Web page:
Report from the KDE World Summit: Day three


Author: Tom Chance

Day three of aKademy opened with presentations in two tracks, covering the themes of multimedia on the desktop and integration. A cruel starting time of 8.45 meant that the first talks suffered from a rather low attendance, perhaps due to the exploits of certain KDE hackers. But those who managed to crawl out of bed so early were not disappointed.

In the multimedia track, Leon Shiman of Shiman Associates Inc. kicked things off with a presentation on the Media Application Server (MAS), which sports impressive peer-2-peer capabilities; one can, for example, distribute CPU-intensive tasks like encoding and filtering across several computers, and bring up a visual map showing all of the components (MAS calls them devices) involved in the system, and how data flows between them. Most impressive was his claim that they streamed data over a network for 100 hours without any frame loss. Leon described how MAS had begun in a relatively open but tightly controlled research group after receiving seed funding from the X.Org Foundation five years ago, how it has been open source for the past two and a half years, and that now they want to, through, open the development process completely.

The MAS talk was followed by discussions on the other multimedia contenders, GStreamer and Network-integrated Multimedia Middleware (NMM), both of which were extremely well received, with the NMM crew showing demos such as a DVD being played on a laptop and simultaneously to a PDA. One of the big decisions expected to be taken during the development of KDE4 is the multimedia framework fuelled by dissatisfaction with aRts, so these talks attracted a lot of questions from developers interested in researching KDE’s options.

Konqi oversees hackers taking a break

When not in presentations, many KDE developers took the opportunity to use one of the three networked rooms to write some code, check their mail or just fool around on their laptops. The developer conference gives them opportunities both to hear presentations and discuss the issues that arise, and to work with others face-to-face in a way that isn’t usually possible online. Well, all that work and an opportunity to just socialise and have some fun.

Parallel to the multimedia presentations were a series on integration. Most controversial of these was the opening presentation on the Linux Registry. Avi Alkalay opened by emphasising that developers should forget the name’s association with the Windows registry, and went on to talk about what he describes as a “bazaar” of “selfish configuration files” spread across the system. His proposed solution is a single hierarchical configuration infrastructure using a key-pair system, integrated with the current configuration systems in such a way as to make it familiar to experienced users and usable for newbies. He’d do this with a collection of plain text files held in /etc/ and ~/. (dotfiles) that could then be accessed via an API that could be integrated into existing frameworks like KDE’s KConfigXT.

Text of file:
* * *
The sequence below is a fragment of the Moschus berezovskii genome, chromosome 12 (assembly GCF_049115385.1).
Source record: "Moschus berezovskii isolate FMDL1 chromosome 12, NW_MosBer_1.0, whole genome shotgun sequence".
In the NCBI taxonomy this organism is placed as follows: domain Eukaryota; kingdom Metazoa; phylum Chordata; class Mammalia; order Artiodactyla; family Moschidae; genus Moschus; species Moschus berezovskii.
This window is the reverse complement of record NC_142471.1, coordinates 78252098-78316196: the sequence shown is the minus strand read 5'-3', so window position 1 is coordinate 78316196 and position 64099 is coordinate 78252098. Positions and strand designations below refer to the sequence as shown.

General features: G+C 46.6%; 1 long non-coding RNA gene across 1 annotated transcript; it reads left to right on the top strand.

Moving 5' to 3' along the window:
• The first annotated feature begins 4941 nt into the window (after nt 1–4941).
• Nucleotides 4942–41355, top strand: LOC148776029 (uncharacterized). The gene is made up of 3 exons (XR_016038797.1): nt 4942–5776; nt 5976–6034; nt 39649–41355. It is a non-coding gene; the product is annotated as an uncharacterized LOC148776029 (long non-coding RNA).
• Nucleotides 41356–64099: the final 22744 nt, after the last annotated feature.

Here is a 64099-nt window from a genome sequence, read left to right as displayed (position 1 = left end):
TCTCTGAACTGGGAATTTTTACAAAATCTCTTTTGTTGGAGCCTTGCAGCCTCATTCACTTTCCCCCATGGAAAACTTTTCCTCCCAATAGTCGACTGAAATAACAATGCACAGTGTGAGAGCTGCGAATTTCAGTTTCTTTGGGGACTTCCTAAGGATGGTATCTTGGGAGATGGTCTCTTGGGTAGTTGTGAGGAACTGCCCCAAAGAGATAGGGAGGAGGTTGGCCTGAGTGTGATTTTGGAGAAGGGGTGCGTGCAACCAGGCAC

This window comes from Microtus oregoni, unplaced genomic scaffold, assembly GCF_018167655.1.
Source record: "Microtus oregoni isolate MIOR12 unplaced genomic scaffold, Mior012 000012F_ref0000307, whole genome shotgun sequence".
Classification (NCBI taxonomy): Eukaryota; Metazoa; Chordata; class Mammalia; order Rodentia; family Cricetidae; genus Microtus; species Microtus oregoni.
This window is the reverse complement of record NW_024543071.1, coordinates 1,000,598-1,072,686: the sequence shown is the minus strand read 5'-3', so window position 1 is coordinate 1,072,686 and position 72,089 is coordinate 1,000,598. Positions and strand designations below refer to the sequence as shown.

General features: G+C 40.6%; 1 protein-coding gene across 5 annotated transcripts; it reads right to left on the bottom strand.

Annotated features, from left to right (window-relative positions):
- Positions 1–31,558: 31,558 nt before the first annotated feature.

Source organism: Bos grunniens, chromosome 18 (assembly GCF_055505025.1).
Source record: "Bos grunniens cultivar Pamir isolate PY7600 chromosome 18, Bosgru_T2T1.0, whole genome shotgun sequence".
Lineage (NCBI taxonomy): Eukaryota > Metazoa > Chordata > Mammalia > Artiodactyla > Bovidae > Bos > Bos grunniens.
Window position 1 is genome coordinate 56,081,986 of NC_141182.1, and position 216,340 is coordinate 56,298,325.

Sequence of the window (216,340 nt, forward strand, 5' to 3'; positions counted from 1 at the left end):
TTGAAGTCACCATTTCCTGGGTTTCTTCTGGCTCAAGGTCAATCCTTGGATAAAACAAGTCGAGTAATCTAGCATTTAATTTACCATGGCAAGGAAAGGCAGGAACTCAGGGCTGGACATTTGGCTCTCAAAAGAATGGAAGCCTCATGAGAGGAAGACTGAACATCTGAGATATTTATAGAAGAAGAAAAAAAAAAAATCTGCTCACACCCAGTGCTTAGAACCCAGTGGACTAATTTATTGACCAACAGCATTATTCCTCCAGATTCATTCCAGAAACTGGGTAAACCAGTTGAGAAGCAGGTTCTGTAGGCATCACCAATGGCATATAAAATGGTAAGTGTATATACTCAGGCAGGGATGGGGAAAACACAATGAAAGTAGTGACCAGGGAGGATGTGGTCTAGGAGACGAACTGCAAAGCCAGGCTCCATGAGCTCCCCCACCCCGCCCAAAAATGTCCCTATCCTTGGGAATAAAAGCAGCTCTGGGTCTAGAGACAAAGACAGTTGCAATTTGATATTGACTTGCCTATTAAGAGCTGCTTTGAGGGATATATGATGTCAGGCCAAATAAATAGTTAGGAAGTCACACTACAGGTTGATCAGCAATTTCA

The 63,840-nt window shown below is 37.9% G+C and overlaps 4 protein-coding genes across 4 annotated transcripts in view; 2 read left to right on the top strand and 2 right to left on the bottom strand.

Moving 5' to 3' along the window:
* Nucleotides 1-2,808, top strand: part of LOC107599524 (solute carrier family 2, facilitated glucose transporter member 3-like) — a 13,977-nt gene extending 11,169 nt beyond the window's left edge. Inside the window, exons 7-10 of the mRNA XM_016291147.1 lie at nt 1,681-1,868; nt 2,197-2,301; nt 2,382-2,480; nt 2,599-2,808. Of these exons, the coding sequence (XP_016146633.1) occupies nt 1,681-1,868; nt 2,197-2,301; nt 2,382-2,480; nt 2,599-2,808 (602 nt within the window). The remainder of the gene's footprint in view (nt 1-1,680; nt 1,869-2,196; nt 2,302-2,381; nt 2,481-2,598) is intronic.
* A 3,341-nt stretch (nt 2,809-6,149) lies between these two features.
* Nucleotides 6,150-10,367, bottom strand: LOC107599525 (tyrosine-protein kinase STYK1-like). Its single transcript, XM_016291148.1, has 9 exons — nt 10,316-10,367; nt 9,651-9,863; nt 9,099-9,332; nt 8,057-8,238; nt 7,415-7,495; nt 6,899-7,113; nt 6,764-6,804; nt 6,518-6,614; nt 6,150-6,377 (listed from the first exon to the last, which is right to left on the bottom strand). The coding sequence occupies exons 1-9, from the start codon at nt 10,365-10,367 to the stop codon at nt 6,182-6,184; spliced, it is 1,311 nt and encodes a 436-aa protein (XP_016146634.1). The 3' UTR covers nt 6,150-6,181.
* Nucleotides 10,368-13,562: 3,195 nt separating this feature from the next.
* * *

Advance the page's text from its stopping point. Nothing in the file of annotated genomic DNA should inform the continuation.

The afternoon talks covered various programming techniques, the first of which was rendering Unicode text. Managing non-latin fonts that cannot be rendered as fixed width, and whose characters may change depending on the context of their usage was mentioned – Qt 4 will apparently solve a lot of these issues. Writing plugins for KDE was covered in some detail, as was a migration to the Model View Controller (MVC) design pattern that will be adopted by Qt 4.

The developers’ conference closed with a talk by David Faure and Matthias Kalle Dalheimer on clever tricks with Qt. After coming up against many limitations in Qt, they began to write a book collecting 85 different problems with detailed solutions, some of which they presented in a talk that prompted Matthias Ettrich, the founder of KDE, to shout from the back “don’t you mess with the toolkit!” Despite the motivation behind the talk, and certain heckles from the audience, it demonstrated how powerful the Qt toolkit is, giving power to the developer when they need it.

Looking to the bar for relaxation, I ended up sitting down with a group of KDE hackers discussing their respective areas of KDE, and how they can coordinate. Currently efforts in artwork, documentation and usability (those represented) are quite fragmented, and aKademy has brought out a desire for coordination in almost all the hackers I’ve spoken to. Jokes about accents aside (having a Canadian, an American, an Australian, a New Zealander and an Englishmen all at the same table with some German speakers tends to end up that way), common problems like people voicing their opinion without being productive or constructive were discussed, building common experiences across usually distant worlds. Eventually, of course, the jokes overran KDE talk, and the day ended for many of us being scolded by the Youth Hostel for laughing too loud in the lobby. Those that weren’t still hacking in the Filmakademie slunk back to bed full of anecdotes and big ideas.